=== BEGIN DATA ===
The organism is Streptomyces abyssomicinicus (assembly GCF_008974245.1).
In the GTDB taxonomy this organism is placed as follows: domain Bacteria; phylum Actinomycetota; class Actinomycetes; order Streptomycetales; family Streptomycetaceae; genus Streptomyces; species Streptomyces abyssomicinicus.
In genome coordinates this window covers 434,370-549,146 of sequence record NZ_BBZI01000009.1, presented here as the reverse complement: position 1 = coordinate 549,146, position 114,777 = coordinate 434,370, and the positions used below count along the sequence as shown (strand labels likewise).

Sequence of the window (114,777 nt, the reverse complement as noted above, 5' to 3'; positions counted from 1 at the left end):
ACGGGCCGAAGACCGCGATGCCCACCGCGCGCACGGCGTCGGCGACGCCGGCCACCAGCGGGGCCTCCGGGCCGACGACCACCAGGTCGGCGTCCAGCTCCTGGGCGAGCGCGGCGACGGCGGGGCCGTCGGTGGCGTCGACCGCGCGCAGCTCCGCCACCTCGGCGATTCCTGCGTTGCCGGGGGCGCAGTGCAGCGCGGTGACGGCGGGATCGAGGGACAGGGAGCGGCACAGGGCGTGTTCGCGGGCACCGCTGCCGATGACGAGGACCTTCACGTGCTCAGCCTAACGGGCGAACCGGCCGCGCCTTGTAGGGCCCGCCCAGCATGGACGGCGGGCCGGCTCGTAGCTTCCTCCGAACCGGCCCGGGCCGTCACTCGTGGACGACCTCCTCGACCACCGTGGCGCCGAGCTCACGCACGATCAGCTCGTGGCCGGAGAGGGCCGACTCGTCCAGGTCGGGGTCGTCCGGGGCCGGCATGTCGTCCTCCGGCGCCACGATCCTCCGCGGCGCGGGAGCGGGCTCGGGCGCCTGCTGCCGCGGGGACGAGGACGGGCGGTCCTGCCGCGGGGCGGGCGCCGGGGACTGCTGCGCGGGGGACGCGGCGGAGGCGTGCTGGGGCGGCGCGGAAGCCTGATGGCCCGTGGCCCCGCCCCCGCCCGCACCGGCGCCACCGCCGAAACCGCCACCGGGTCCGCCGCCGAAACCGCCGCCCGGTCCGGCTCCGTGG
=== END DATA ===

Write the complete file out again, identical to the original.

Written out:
The organism is Streptomyces abyssomicinicus (assembly GCF_008974245.1).
In the GTDB taxonomy this organism is placed as follows: domain Bacteria; phylum Actinomycetota; class Actinomycetes; order Streptomycetales; family Streptomycetaceae; genus Streptomyces; species Streptomyces abyssomicinicus.
In genome coordinates this window covers 434,370-549,146 of sequence record NZ_BBZI01000009.1, presented here as the reverse complement: position 1 = coordinate 549,146, position 114,777 = coordinate 434,370, and the positions used below count along the sequence as shown (strand labels likewise).

Sequence of the window (114,777 nt, the reverse complement as noted above, 5' to 3'; positions counted from 1 at the left end):
ACGGGCCGAAGACCGCGATGCCCACCGCGCGCACGGCGTCGGCGACGCCGGCCACCAGCGGGGCCTCCGGGCCGACGACCACCAGGTCGGCGTCCAGCTCCTGGGCGAGCGCGGCGACGGCGGGGCCGTCGGTGGCGTCGACCGCGCGCAGCTCCGCCACCTCGGCGATTCCTGCGTTGCCGGGGGCGCAGTGCAGCGCGGTGACGGCGGGATCGAGGGACAGGGAGCGGCACAGGGCGTGTTCGCGGGCACCGCTGCCGATGACGAGGACCTTCACGTGCTCAGCCTAACGGGCGAACCGGCCGCGCCTTGTAGGGCCCGCCCAGCATGGACGGCGGGCCGGCTCGTAGCTTCCTCCGAACCGGCCCGGGCCGTCACTCGTGGACGACCTCCTCGACCACCGTGGCGCCGAGCTCACGCACGATCAGCTCGTGGCCGGAGAGGGCCGACTCGTCCAGGTCGGGGTCGTCCGGGGCCGGCATGTCGTCCTCCGGCGCCACGATCCTCCGCGGCGCGGGAGCGGGCTCGGGCGCCTGCTGCCGCGGGGACGAGGACGGGCGGTCCTGCCGCGGGGCGGGCGCCGGGGACTGCTGCGCGGGGGACGCGGCGGAGGCGTGCTGGGGCGGCGCGGAAGCCTGATGGCCCGTGGCCCCGCCCCCGCCCGCACCGGCGCCACCGCCGAAACCGCCACCGGGTCCGCCGCCGAAACCGCCGCCCGGTCCGGCTCCGTGG